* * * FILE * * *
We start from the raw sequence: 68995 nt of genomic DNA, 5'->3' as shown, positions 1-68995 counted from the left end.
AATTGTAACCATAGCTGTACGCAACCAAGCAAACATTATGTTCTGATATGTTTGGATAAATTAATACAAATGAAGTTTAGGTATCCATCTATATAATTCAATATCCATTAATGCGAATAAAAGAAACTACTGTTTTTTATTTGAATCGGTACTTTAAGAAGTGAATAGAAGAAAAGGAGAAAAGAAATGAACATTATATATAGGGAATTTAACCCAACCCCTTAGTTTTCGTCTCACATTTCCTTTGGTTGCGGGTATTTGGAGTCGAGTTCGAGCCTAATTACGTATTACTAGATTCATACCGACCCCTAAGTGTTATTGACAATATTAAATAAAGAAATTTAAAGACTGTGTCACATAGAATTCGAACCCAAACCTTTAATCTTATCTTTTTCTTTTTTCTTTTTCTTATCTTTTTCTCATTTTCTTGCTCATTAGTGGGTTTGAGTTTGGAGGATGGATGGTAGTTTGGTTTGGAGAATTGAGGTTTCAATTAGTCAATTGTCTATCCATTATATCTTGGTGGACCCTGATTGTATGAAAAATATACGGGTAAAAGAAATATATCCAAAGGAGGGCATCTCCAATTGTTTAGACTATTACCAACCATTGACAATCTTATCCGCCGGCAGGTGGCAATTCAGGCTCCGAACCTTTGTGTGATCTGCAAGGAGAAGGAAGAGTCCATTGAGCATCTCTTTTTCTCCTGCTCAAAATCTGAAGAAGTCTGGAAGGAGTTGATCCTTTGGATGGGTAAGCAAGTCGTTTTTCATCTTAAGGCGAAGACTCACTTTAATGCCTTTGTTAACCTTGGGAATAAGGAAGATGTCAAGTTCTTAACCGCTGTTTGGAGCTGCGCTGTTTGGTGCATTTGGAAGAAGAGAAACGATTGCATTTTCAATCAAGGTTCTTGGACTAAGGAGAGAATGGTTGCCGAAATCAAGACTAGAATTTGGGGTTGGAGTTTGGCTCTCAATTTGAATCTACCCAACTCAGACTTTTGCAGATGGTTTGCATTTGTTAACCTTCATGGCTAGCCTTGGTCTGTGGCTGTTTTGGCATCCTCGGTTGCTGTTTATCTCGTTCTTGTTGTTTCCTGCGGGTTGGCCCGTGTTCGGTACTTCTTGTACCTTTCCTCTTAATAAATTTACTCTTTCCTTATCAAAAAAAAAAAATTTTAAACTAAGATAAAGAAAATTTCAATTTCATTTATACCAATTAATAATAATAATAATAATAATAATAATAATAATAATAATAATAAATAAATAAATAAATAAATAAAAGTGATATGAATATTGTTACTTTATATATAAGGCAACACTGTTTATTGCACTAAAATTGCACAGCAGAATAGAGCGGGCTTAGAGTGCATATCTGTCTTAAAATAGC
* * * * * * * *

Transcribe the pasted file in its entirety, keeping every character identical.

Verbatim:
We start from the raw sequence: 68995 nt of genomic DNA, 5'->3' as shown, positions 1-68995 counted from the left end.
AATTGTAACCATAGCTGTACGCAACCAAGCAAACATTATGTTCTGATATGTTTGGATAAATTAATACAAATGAAGTTTAGGTATCCATCTATATAATTCAATATCCATTAATGCGAATAAAAGAAACTACTGTTTTTTATTTGAATCGGTACTTTAAGAAGTGAATAGAAGAAAAGGAGAAAAGAAATGAACATTATATATAGGGAATTTAACCCAACCCCTTAGTTTTCGTCTCACATTTCCTTTGGTTGCGGGTATTTGGAGTCGAGTTCGAGCCTAATTACGTATTACTAGATTCATACCGACCCCTAAGTGTTATTGACAATATTAAATAAAGAAATTTAAAGACTGTGTCACATAGAATTCGAACCCAAACCTTTAATCTTATCTTTTTCTTTTTTCTTTTTCTTATCTTTTTCTCATTTTCTTGCTCATTAGTGGGTTTGAGTTTGGAGGATGGATGGTAGTTTGGTTTGGAGAATTGAGGTTTCAATTAGTCAATTGTCTATCCATTATATCTTGGTGGACCCTGATTGTATGAAAAATATACGGGTAAAAGAAATATATCCAAAGGAGGGCATCTCCAATTGTTTAGACTATTACCAACCATTGACAATCTTATCCGCCGGCAGGTGGCAATTCAGGCTCCGAACCTTTGTGTGATCTGCAAGGAGAAGGAAGAGTCCATTGAGCATCTCTTTTTCTCCTGCTCAAAATCTGAAGAAGTCTGGAAGGAGTTGATCCTTTGGATGGGTAAGCAAGTCGTTTTTCATCTTAAGGCGAAGACTCACTTTAATGCCTTTGTTAACCTTGGGAATAAGGAAGATGTCAAGTTCTTAACCGCTGTTTGGAGCTGCGCTGTTTGGTGCATTTGGAAGAAGAGAAACGATTGCATTTTCAATCAAGGTTCTTGGACTAAGGAGAGAATGGTTGCCGAAATCAAGACTAGAATTTGGGGTTGGAGTTTGGCTCTCAATTTGAATCTACCCAACTCAGACTTTTGCAGATGGTTTGCATTTGTTAACCTTCATGGCTAGCCTTGGTCTGTGGCTGTTTTGGCATCCTCGGTTGCTGTTTATCTCGTTCTTGTTGTTTCCTGCGGGTTGGCCCGTGTTCGGTACTTCTTGTACCTTTCCTCTTAATAAATTTACTCTTTCCTTATCAAAAAAAAAAAATTTTAAACTAAGATAAAGAAAATTTCAATTTCATTTATACCAATTAATAATAATAATAATAATAATAATAATAATAATAATAATAATAAATAAATAAATAAATAAATAAAAGTGATATGAATATTGTTACTTTATATATAAGGCAACACTGTTTATTGCACTAAAATTGCACAGCAGAATAGAGCGGGCTTAGAGTGCATATCTGTCTTAAAATAGC